A true Trinity woman, Egochi has reached for every opportunity that has come her way. As a recipient of the prestigious Seton Cunneen, SND ’65 Summer Fellowship, she spent the summer working in Baltimore for Turn-A-Round, a nonprofit organization founded to assist victims of domestic violence and sexual abuse. Her duties ranged from routine stocking of the center’s pantry, to assistance with the Abuser Intervention Programs. She was trained to assess visitors who might pose a threat to themselves and to others and was proactive in creating a safer environment for those who frequented the center.
True to her nature, Egochi passed on the “typical spring break on a sunny beach” and searched for a “meaningful experience” where she could make a difference. She applied and was accepted as one of eight Trinity women who joined Campus Minister Mary Ellen Dow, SND, on the 2012 Campus Ministry Alternative Spring Break (ABS) in Selma, Alabama. The alternative spring break offered a week of service projects varying from painting homes and picking up trash to performing maintenance work at local schools, capped off by a once-in-a-lifetime opportunity to interact with Selma residents who lived through the genesis of the civil rights movement. Long, physical days were balanced with evenings spent in reflection with the other ABS participants. “After I met with activists who fought and continue to fight in the civil rights movement, I realized it was time for us, my generation, to fight and to take on the issues of the world. I want alumnae to know that this trip should happen every year.”
As she begins her final year at Trinity, Egochi is more than prepared to work hard to achieve her goals. They include a PhD in clinical psychology and service as a youth pastor, working to educate young people in order to make this world a better place. A bit wise beyond her years, she notes, “There are many things that I wish someone would have told me growing up that I want to share with younger generations.”
Support for the Trinity Annual Fund has a direct impact on the quality of the educational experience students like Egochi receive. Please take a moment to make your gift to the Trinity Annual Fund. If you have already made a gift this year, thank you for helping us educate tomorrow’s leaders!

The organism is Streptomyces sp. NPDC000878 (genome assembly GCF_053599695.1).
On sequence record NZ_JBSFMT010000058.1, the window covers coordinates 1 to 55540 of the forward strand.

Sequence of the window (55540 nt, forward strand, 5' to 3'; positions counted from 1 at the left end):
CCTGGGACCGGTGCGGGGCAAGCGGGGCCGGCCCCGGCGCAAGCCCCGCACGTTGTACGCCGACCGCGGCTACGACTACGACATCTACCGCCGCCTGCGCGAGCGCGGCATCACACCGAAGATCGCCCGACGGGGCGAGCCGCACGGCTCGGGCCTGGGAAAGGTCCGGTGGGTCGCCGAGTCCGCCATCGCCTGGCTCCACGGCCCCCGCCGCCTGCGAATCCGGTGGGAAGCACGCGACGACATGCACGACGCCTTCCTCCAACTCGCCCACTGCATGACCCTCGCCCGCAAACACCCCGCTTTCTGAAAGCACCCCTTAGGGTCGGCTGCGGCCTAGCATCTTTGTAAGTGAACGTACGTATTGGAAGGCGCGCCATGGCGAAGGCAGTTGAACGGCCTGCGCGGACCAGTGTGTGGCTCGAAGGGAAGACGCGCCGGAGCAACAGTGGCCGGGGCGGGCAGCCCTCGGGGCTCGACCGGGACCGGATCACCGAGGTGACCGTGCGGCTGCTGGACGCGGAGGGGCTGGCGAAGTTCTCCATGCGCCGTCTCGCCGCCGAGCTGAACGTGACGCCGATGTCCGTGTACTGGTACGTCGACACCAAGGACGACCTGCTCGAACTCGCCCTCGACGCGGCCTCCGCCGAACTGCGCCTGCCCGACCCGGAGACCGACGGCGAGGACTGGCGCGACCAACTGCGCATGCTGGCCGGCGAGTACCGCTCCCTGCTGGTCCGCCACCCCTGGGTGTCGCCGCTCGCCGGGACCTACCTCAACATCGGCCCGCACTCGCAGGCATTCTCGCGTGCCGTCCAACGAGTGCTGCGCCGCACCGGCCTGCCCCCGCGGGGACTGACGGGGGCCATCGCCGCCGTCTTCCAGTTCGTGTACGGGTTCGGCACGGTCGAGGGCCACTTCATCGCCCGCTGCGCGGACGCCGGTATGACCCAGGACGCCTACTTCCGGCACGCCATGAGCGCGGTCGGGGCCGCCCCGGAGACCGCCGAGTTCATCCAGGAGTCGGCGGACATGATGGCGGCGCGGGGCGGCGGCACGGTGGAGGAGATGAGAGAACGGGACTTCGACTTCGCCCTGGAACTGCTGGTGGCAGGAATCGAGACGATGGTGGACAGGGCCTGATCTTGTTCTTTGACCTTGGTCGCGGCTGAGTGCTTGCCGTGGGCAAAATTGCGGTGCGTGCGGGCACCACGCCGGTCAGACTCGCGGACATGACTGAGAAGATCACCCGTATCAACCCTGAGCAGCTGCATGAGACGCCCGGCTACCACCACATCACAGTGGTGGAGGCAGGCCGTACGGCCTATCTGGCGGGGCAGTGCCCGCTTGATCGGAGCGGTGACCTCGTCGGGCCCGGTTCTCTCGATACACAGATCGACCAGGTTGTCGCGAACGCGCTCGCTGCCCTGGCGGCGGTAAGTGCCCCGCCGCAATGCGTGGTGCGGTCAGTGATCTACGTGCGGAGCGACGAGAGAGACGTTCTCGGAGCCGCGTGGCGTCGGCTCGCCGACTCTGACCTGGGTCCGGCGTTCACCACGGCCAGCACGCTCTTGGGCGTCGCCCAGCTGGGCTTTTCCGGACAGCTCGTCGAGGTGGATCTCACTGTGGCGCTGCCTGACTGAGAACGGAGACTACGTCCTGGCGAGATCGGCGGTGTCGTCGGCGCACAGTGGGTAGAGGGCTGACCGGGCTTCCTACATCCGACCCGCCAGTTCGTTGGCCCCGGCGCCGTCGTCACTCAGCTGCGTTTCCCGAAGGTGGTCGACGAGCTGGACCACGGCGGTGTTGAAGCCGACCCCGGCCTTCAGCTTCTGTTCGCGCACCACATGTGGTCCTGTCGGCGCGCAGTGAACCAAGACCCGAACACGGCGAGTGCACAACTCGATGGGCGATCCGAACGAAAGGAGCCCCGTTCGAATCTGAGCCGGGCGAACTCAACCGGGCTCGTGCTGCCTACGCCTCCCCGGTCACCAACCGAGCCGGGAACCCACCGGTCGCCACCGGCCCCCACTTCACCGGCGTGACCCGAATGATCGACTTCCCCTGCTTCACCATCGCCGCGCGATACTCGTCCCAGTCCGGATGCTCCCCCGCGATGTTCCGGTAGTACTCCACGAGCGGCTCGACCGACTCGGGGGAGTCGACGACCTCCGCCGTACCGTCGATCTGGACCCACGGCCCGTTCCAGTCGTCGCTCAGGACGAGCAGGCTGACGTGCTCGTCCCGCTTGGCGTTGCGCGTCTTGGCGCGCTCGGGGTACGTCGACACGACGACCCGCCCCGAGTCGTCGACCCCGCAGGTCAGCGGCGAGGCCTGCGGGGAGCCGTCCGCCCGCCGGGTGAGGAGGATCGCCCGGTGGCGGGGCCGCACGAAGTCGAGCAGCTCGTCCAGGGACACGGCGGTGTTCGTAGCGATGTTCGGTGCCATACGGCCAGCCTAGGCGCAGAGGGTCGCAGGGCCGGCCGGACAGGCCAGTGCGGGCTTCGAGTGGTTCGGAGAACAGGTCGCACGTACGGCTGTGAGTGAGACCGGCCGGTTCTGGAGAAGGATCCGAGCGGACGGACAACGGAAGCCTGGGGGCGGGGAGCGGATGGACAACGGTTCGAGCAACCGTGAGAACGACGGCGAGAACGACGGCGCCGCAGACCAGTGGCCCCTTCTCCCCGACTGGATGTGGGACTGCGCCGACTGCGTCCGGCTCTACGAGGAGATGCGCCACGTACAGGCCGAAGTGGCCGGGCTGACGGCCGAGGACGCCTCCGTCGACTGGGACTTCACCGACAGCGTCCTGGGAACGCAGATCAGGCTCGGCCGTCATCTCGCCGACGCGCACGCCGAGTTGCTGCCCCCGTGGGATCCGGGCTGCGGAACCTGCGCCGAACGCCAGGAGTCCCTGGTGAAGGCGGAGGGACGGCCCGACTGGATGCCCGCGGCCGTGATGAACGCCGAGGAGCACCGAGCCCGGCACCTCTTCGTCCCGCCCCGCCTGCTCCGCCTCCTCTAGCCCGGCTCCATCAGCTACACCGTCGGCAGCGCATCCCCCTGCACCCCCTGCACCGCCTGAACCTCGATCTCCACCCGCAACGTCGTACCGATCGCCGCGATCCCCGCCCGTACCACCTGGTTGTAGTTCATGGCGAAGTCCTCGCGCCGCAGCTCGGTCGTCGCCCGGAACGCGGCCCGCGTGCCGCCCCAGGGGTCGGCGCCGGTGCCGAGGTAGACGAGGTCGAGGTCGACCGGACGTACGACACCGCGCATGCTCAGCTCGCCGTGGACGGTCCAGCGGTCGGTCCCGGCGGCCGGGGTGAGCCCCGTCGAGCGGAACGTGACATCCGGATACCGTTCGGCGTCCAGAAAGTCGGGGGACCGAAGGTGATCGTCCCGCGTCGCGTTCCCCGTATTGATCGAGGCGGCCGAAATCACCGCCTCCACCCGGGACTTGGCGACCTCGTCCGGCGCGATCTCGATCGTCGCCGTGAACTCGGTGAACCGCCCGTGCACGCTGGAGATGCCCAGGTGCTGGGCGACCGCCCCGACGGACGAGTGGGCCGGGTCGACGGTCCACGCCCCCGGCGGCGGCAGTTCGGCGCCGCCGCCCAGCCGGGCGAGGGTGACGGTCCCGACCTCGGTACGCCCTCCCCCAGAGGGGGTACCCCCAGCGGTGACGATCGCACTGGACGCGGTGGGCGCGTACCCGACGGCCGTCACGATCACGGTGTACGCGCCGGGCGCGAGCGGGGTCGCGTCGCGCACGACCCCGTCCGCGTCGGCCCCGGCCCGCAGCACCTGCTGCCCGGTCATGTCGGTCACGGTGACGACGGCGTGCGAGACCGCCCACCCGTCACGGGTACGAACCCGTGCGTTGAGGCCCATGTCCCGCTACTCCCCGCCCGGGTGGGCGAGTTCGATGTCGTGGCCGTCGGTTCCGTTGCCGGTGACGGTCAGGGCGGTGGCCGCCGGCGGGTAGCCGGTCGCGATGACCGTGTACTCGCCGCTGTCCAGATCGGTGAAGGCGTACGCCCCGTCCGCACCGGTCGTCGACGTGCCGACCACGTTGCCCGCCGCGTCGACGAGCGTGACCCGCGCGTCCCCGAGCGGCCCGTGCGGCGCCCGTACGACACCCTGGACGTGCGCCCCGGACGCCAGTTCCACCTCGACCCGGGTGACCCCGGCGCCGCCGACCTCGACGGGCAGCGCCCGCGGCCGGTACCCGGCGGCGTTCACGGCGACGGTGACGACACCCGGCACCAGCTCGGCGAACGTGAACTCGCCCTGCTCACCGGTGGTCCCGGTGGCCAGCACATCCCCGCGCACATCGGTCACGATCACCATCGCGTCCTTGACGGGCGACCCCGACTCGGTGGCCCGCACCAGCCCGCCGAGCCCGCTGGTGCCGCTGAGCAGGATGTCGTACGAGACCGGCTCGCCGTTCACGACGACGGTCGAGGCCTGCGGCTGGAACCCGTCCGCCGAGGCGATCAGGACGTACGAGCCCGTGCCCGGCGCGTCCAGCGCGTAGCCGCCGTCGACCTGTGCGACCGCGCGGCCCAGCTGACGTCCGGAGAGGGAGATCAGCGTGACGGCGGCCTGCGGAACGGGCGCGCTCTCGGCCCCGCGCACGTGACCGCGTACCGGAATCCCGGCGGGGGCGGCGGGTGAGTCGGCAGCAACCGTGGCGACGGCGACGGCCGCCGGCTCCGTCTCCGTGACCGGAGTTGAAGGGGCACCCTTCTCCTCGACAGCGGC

In 2008, Moraima Zaida was given the opportunity of a lifetime: a full scholarship to Trinity Washington University. This bright young woman, originally from Cuba, lived in a migrant farming community in Apopka, Florida, that had been established forty years earlier by Sr. Ann Kendrick ’66 and three fellow Sisters of Notre Dame de Namur. Sister Ann saw Moraima’s talent and promise, and also the tremendous financial challenge of obtaining a college education. Knowing of Trinity’s founding mission to provide educational opportunities to women in need, she reached out to alma mater. The Classes of 1964 through1968 responded to the call, helping to fund Kendrick Scholarships for Moraima and fellow student Reyna Trinidad.
Fast forward four years: on May 20, 2012 Moraima received her Trinity degree, a bachelors of science in biochemistry. She graduated cum laude and was elected to Phi Beta Kappa, the nation’s oldest and most prestigious honor society. During her time at Trinity, Moraima proved herself to be a spectacular student. In addition, she volunteered countless hours of community service not only in Washington, D.C. but also at home in the migrant community from which she came. She spent a summer as a Sr. Seton Cunneen Summer Internship Fellow.
Moraima has already begun putting her Trinity degree to good use. She is working at the Dental and Craniofacial Lab at the National Institutes of Health in Bethesda, Maryland. After finishing her contract at NIH in June 2013, Moraima plans to attend dental school. Currently her top choices include Howard University, the University of Maryland and West Virginia University.